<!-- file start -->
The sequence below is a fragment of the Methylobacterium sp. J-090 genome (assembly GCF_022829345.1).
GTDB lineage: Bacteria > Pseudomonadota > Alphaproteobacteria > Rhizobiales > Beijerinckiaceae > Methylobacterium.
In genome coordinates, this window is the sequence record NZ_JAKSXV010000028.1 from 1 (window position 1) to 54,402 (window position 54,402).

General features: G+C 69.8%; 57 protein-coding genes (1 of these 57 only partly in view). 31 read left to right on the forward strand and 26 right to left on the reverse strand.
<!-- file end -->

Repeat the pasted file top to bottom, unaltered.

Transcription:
The sequence below is a fragment of the Methylobacterium sp. J-090 genome (assembly GCF_022829345.1).
GTDB lineage: Bacteria > Pseudomonadota > Alphaproteobacteria > Rhizobiales > Beijerinckiaceae > Methylobacterium.
In genome coordinates, this window is the sequence record NZ_JAKSXV010000028.1 from 1 (window position 1) to 54,402 (window position 54,402).

General features: G+C 69.8%; 57 protein-coding genes (1 of these 57 only partly in view). 31 read left to right on the forward strand and 26 right to left on the reverse strand.